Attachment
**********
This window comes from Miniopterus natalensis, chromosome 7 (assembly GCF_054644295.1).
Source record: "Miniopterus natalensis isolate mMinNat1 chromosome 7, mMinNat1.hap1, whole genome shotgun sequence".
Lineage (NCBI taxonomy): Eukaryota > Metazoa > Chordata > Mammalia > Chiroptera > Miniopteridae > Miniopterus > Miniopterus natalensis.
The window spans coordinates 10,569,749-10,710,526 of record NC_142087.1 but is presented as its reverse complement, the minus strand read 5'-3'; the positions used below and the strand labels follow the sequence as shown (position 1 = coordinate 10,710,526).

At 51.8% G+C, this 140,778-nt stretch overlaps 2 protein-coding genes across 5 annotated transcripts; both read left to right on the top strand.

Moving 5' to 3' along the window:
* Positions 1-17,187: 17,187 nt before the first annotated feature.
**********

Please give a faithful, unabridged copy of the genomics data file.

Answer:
This window comes from Miniopterus natalensis, chromosome 7 (assembly GCF_054644295.1).
Source record: "Miniopterus natalensis isolate mMinNat1 chromosome 7, mMinNat1.hap1, whole genome shotgun sequence".
Lineage (NCBI taxonomy): Eukaryota > Metazoa > Chordata > Mammalia > Chiroptera > Miniopteridae > Miniopterus > Miniopterus natalensis.
The window spans coordinates 10,569,749-10,710,526 of record NC_142087.1 but is presented as its reverse complement, the minus strand read 5'-3'; the positions used below and the strand labels follow the sequence as shown (position 1 = coordinate 10,710,526).

At 51.8% G+C, this 140,778-nt stretch overlaps 2 protein-coding genes across 5 annotated transcripts; both read left to right on the top strand.

Moving 5' to 3' along the window:
* Positions 1-17,187: 17,187 nt before the first annotated feature.